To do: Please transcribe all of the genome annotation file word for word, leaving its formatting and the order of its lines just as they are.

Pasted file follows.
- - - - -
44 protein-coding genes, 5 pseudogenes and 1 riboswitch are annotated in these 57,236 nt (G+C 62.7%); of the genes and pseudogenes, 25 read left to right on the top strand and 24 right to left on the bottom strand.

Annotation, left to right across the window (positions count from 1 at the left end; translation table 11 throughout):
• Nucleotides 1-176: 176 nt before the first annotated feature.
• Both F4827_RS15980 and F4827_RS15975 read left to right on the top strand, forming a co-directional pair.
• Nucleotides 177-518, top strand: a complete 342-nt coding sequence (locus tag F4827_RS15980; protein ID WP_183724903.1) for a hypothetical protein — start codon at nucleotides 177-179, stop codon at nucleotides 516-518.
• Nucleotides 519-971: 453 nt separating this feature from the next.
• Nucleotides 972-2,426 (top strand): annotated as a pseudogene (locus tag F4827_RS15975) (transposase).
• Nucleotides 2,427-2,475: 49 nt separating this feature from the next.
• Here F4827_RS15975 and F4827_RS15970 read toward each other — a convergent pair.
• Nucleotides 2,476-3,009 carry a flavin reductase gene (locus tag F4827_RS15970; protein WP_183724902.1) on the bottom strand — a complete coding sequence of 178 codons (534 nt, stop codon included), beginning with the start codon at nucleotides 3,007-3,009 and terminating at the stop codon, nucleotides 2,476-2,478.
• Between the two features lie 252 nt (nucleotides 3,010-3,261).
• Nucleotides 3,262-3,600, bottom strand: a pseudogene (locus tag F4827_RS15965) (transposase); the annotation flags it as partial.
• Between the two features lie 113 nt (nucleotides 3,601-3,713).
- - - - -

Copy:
44 protein-coding genes, 5 pseudogenes and 1 riboswitch are annotated in these 57,236 nt (G+C 62.7%); of the genes and pseudogenes, 25 read left to right on the top strand and 24 right to left on the bottom strand.

Annotation, left to right across the window (positions count from 1 at the left end; translation table 11 throughout):
• Nucleotides 1-176: 176 nt before the first annotated feature.
• Both F4827_RS15980 and F4827_RS15975 read left to right on the top strand, forming a co-directional pair.
• Nucleotides 177-518, top strand: a complete 342-nt coding sequence (locus tag F4827_RS15980; protein ID WP_183724903.1) for a hypothetical protein — start codon at nucleotides 177-179, stop codon at nucleotides 516-518.
• Nucleotides 519-971: 453 nt separating this feature from the next.
• Nucleotides 972-2,426 (top strand): annotated as a pseudogene (locus tag F4827_RS15975) (transposase).
• Nucleotides 2,427-2,475: 49 nt separating this feature from the next.
• Here F4827_RS15975 and F4827_RS15970 read toward each other — a convergent pair.
• Nucleotides 2,476-3,009 carry a flavin reductase gene (locus tag F4827_RS15970; protein WP_183724902.1) on the bottom strand — a complete coding sequence of 178 codons (534 nt, stop codon included), beginning with the start codon at nucleotides 3,007-3,009 and terminating at the stop codon, nucleotides 2,476-2,478.
• Between the two features lie 252 nt (nucleotides 3,010-3,261).
• Nucleotides 3,262-3,600, bottom strand: a pseudogene (locus tag F4827_RS15965) (transposase); the annotation flags it as partial.
• Between the two features lie 113 nt (nucleotides 3,601-3,713).